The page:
If you, your spouse, and your dependents had qualifying health coverage for all 12 months of the year, you simply need to check "yes" in the full-year coverage box on page 1 of Form 1040X.



I just got a letter from the IRS about not checking off the box on line 61 saying I had insurance all year. I have to fax or e-mail a response to them (with a copy of the letter) answering 3 questions: did I have full year coverage, did I qualify for tax exemption from the requirement to have insurance and if I answered no to both these questions then I have to fill out how much I owe. If I don't respond the IRS will figure out how much I owe and deduct that from my refund. THE LETTER ALSO SAID I WILL GET MY REFUND 6 TO 8 WEEKS AFTER THE TIME THEY RECEIVE MY RESPONSE.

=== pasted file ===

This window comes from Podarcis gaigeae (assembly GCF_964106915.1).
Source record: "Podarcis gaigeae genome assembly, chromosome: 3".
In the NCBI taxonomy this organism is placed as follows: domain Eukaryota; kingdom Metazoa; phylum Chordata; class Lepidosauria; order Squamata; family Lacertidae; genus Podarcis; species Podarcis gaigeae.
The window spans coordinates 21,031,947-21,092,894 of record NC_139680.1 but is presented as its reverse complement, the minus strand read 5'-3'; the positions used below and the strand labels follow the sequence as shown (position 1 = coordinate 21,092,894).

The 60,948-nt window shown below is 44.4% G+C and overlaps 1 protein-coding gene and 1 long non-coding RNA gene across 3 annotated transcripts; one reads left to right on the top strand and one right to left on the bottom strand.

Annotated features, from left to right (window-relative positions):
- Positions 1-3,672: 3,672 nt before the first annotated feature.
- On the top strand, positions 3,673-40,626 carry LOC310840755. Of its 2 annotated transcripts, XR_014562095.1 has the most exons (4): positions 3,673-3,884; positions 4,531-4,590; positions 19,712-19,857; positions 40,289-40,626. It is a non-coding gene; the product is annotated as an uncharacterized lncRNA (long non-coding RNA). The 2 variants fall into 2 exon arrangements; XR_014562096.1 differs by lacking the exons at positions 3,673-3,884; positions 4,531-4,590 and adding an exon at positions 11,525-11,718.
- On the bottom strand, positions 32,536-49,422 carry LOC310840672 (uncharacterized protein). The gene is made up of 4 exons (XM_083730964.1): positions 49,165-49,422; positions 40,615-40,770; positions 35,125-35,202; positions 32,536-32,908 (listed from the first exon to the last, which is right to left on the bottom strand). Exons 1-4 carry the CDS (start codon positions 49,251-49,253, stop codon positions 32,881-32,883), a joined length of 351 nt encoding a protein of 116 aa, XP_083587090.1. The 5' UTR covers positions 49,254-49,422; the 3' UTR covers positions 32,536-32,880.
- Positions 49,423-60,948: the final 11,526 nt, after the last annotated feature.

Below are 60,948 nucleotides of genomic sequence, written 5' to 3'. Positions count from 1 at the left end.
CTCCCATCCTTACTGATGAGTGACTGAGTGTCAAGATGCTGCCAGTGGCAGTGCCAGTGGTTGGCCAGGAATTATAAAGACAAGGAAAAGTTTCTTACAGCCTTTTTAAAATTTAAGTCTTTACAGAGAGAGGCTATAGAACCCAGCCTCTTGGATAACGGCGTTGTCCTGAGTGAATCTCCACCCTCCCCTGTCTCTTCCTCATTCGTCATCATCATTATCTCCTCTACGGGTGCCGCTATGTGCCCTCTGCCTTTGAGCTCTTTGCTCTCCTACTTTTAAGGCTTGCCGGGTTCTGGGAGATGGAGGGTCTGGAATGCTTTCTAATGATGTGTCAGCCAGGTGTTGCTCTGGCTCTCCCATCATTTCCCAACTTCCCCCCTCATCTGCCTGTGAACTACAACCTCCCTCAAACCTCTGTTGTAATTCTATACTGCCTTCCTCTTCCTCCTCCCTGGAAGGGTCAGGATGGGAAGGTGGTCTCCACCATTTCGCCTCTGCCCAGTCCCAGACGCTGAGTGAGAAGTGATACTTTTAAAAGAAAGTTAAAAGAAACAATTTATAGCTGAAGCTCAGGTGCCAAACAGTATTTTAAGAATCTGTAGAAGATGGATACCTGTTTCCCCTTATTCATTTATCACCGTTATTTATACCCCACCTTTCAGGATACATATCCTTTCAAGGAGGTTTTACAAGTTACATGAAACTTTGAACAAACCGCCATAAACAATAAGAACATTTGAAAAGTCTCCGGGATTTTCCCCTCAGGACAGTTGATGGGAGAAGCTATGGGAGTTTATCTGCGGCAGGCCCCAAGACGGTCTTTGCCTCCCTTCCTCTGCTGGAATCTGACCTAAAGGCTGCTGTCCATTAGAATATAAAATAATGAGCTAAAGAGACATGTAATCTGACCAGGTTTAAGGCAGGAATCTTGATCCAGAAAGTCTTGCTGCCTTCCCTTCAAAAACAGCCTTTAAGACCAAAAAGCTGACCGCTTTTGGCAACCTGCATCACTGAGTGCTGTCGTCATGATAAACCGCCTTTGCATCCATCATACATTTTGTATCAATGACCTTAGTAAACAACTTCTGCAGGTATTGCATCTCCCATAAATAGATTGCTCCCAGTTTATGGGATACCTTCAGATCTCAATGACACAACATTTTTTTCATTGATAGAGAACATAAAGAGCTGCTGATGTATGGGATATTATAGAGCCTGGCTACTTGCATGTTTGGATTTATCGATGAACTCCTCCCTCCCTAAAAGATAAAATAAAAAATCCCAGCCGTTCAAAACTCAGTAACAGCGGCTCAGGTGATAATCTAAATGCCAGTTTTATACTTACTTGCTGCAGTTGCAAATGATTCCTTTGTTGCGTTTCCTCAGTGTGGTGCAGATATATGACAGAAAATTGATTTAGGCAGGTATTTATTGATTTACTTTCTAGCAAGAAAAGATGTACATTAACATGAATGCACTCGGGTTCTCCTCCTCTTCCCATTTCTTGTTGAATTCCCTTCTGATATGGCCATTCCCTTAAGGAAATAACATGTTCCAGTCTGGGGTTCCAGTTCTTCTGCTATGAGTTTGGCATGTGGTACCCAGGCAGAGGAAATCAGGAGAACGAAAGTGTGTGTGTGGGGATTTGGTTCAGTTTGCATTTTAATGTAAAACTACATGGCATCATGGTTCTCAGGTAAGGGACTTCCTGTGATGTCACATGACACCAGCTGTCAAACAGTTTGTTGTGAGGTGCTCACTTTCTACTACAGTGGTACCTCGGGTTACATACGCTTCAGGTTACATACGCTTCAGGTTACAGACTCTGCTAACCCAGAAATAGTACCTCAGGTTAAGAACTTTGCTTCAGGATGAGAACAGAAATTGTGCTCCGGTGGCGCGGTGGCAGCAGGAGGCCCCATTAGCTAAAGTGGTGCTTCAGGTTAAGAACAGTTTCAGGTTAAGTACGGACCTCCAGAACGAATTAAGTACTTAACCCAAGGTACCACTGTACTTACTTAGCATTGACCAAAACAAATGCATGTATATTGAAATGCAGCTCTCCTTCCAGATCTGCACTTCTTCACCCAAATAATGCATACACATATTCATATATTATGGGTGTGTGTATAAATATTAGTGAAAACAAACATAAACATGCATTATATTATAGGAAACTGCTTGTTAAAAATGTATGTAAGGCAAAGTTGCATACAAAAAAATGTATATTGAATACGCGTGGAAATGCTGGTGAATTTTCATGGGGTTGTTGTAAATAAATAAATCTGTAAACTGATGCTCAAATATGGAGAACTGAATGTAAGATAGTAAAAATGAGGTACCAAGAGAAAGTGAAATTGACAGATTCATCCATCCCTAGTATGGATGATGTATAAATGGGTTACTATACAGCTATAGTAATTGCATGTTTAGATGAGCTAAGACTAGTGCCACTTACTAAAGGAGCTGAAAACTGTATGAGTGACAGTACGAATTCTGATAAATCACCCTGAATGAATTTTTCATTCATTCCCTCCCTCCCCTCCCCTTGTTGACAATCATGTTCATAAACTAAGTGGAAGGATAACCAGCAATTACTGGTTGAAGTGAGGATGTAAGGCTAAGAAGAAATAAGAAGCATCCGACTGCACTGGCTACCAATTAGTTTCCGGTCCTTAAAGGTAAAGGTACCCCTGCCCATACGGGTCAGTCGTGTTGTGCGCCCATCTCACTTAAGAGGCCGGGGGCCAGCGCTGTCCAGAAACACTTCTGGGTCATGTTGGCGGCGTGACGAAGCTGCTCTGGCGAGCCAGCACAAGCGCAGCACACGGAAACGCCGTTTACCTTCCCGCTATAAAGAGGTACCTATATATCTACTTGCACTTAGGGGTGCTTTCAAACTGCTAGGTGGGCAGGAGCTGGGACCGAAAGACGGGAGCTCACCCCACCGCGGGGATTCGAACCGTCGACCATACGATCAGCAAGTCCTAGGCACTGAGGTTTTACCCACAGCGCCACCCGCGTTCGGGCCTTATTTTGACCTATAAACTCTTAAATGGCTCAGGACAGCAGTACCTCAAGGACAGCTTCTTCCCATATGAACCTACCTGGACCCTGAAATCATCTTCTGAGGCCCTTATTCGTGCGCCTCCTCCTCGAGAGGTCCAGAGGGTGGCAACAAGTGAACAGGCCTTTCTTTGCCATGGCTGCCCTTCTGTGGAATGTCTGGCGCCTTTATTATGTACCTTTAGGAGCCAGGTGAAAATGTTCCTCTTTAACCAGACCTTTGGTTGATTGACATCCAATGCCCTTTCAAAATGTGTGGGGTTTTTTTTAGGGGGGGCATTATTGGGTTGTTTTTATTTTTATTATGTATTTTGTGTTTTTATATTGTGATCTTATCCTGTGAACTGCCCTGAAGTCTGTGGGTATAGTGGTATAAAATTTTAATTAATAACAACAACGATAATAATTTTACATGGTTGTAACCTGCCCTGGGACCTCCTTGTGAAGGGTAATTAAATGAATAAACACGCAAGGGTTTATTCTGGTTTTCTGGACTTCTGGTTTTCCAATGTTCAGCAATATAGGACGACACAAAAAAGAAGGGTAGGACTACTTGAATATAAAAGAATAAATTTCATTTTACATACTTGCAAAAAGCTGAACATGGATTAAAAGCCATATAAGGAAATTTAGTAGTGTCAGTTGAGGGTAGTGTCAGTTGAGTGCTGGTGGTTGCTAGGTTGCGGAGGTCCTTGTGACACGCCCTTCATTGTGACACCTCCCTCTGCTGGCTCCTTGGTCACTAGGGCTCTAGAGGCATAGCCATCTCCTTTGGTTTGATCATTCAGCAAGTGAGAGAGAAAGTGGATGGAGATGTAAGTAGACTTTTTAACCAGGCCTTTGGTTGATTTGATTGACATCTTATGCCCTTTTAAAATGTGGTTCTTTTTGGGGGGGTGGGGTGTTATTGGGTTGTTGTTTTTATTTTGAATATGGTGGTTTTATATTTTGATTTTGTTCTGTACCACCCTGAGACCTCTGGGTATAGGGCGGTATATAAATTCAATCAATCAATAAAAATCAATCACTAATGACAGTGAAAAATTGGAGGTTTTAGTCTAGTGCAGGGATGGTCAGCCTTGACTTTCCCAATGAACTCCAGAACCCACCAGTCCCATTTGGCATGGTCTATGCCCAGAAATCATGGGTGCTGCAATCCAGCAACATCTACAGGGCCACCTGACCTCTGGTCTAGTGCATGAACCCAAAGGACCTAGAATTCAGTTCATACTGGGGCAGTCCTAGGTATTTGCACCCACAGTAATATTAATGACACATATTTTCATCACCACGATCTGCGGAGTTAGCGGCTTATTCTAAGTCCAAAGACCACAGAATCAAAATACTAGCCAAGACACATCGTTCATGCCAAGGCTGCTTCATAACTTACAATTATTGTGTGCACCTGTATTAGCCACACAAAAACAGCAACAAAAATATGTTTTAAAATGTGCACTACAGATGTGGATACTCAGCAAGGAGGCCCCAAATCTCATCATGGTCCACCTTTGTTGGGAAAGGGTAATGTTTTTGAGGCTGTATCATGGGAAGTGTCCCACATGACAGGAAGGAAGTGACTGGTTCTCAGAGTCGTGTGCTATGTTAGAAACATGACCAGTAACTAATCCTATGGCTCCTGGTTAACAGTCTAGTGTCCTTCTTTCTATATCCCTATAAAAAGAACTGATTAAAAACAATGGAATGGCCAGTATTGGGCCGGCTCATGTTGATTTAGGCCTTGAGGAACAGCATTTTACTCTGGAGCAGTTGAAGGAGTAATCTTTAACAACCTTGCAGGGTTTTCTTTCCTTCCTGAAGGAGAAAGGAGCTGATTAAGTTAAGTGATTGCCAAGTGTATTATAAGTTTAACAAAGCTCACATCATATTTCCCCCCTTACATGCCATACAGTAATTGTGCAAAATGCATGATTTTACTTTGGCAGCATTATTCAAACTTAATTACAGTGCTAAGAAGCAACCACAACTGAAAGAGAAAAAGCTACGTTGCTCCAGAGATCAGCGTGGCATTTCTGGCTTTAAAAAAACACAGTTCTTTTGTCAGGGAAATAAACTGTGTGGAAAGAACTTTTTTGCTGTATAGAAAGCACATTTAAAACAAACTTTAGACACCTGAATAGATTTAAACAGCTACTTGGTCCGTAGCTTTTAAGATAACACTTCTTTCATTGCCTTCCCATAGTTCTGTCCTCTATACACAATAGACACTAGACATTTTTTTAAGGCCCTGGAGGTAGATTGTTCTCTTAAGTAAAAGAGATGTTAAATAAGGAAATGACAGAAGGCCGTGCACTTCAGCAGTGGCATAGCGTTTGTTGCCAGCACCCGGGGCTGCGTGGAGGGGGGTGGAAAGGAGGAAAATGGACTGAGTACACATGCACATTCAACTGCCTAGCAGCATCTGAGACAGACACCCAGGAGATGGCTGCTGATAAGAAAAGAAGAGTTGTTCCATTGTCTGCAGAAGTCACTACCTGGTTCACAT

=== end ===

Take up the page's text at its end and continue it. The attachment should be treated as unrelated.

Some raised the question of needing the checkbox at all as one could tell whether someone had insurance the whole year by whether there was an amount on line 61.

Some programmers of tax software actually use the checkbox. I had a full year of insurance with half year from my former employer and half year through the marketplace. Because the tax preparer did NOT mark the checkbox, the software assumed I only had half a year of coverage. It calculated whether I owed something due the the premium tax credit I received but THEN calculated a penalty tax for the half year I had employer insurance-- all because the box wasn't marked.